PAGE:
This I Believe

Barbara - Levittown, Pennsylvania
Entered on April 7, 2007
Age Group: 30 - 50
Themes: carpe diem

I believe in today.

When I was young, I made some very foolish choices. In my mid-twenties I found myself in a homeless shelter. My two young children moved in with their father. I owned nothing.

Every day for two months I followed the same routine. I would spend the morning looking for a job, and spend all afternoon trying to find a place to live. I had a four month deadline, then I would be forced to leave the shelter. I was lucky to be there at all.

After two months of doing this all day, every day, I broke down. I just couldn’t take it any more. I was so remorseful for the decisions that I had made that put me in to this position. I was so afraid of what was going to happen when the clock ticked down on my final two months. There was nowhere left to go.

Another woman who was living at the shelter came over to talk to me. I will never forget her words.

She took me by the hand and led me to a wall. She told me to put my hands on the wall. I put my hands on the wall and looked at her. She said to me “this wall is real.” I didn’t see her point. She said to me “Yesterday is all over. You can’t go back and do anything about that.” She then told me “You are afraid of tomorrow. All of the energy you are spending being afraid of tomorrow, all of the energy you are spending feeling sorry about yesterday…this is energy that you are not using to fix your problem.”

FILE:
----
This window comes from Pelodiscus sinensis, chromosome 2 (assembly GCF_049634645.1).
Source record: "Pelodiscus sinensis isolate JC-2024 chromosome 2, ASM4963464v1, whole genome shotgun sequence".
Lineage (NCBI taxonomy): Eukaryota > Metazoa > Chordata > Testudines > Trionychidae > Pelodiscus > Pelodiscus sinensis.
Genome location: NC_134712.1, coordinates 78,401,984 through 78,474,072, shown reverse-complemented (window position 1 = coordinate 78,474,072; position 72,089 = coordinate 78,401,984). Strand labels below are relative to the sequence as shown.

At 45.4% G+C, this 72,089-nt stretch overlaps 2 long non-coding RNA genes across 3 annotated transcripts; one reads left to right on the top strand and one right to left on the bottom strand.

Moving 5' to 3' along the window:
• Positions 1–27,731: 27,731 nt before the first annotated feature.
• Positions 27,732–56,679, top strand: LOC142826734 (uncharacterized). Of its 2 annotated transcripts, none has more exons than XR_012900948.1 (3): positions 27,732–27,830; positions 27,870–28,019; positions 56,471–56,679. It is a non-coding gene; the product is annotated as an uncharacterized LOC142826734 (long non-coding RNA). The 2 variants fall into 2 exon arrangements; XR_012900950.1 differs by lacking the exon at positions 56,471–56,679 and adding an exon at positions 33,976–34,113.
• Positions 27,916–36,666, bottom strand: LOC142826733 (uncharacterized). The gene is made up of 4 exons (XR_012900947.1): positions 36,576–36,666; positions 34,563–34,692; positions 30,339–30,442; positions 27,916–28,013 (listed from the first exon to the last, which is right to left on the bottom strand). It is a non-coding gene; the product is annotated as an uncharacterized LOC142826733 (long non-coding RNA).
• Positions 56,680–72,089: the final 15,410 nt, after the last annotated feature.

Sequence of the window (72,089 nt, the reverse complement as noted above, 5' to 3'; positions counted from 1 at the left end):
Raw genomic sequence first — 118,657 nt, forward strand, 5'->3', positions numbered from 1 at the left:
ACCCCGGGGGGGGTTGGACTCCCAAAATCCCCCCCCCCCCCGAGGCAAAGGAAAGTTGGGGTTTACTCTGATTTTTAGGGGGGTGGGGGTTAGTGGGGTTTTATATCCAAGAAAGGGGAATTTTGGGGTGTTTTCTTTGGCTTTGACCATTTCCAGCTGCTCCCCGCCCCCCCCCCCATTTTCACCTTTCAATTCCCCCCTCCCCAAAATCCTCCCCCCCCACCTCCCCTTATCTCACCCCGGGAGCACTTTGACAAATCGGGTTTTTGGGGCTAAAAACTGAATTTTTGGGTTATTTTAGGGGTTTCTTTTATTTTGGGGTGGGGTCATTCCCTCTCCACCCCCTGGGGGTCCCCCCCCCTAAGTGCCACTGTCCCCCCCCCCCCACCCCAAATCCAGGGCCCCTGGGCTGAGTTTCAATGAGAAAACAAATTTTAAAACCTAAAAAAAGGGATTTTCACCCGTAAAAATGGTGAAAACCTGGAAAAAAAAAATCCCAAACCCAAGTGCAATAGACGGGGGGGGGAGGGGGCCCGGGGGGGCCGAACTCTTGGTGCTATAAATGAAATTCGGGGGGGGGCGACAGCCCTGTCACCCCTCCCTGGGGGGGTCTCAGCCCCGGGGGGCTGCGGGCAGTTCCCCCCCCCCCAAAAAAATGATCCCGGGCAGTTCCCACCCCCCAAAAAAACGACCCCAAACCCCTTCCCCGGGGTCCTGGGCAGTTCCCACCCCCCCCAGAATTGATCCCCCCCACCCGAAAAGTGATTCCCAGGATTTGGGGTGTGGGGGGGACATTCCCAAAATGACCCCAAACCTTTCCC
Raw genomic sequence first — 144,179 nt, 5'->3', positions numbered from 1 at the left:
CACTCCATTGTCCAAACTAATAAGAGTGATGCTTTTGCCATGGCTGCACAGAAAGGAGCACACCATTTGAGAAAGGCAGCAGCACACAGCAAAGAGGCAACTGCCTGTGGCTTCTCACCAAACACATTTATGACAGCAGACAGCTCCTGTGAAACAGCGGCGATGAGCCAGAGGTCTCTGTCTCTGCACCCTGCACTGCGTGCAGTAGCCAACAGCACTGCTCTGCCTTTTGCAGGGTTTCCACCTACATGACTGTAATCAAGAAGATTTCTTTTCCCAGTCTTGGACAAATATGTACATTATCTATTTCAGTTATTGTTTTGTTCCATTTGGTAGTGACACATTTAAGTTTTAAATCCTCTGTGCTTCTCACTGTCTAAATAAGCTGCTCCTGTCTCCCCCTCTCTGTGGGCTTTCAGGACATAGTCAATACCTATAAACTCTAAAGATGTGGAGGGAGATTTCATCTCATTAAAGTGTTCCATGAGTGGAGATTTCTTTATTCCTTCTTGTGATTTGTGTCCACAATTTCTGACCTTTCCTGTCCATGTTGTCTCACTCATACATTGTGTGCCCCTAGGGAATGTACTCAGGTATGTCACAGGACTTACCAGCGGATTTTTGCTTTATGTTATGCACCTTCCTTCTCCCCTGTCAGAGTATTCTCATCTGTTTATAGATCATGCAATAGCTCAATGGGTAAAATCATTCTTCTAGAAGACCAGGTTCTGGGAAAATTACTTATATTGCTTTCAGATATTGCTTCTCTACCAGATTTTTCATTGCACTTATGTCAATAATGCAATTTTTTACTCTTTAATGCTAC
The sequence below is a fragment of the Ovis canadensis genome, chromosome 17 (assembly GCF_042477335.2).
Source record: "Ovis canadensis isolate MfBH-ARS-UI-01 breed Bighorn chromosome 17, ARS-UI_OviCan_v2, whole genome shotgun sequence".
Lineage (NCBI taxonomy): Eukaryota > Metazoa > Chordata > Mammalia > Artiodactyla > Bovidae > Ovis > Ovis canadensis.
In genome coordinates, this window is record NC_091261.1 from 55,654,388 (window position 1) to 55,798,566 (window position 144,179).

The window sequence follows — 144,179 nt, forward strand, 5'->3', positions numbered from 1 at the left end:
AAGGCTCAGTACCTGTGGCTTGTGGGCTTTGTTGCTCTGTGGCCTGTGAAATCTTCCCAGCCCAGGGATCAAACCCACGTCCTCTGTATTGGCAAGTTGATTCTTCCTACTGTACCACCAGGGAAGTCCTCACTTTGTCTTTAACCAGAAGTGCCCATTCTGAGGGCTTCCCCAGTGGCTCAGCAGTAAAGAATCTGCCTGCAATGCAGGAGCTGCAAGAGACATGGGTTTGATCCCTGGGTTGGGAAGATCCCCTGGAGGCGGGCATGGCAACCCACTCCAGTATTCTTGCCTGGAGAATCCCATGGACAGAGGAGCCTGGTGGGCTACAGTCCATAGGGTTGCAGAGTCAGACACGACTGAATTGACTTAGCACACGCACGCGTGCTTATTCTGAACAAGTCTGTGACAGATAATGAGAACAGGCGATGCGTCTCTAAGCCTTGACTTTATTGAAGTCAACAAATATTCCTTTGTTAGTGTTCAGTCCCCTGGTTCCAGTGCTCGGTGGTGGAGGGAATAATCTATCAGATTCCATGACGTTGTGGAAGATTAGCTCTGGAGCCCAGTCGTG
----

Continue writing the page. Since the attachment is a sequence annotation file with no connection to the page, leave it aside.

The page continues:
She continued. “Have you done everything you can today? Have you taken every opportunity? Have you worked as hard as you can?” I answered that I had. She told me “Then you are successful today. When you start to panic about what is going to happen tomorrow, remember: it’s not real. Today..this is real”

I was wiling to grasp at anything. I took her words to heart. I found that I was doing exactly the same thing that I had done yesterday. But when I was willing to let go of fear of tomorrow, I could handle whatever was in front of me today.

It took more than two months. I did find a place to live, a new job, a car, and eventually my kids came back home. We were very poor for a number of years after that. But I was able to do each day. Years later, with my feet under me, I find myself talking to other women. Single mothers who are having a hard time. I tell them my story. I explain that all you have to do is get to the end of the day. Do everything you can, take every opportunity, and never slow down. Just getting to bedtime when your life is falling apart makes you more successful than a millionaire. As long as you do that every day. Because every day is just today.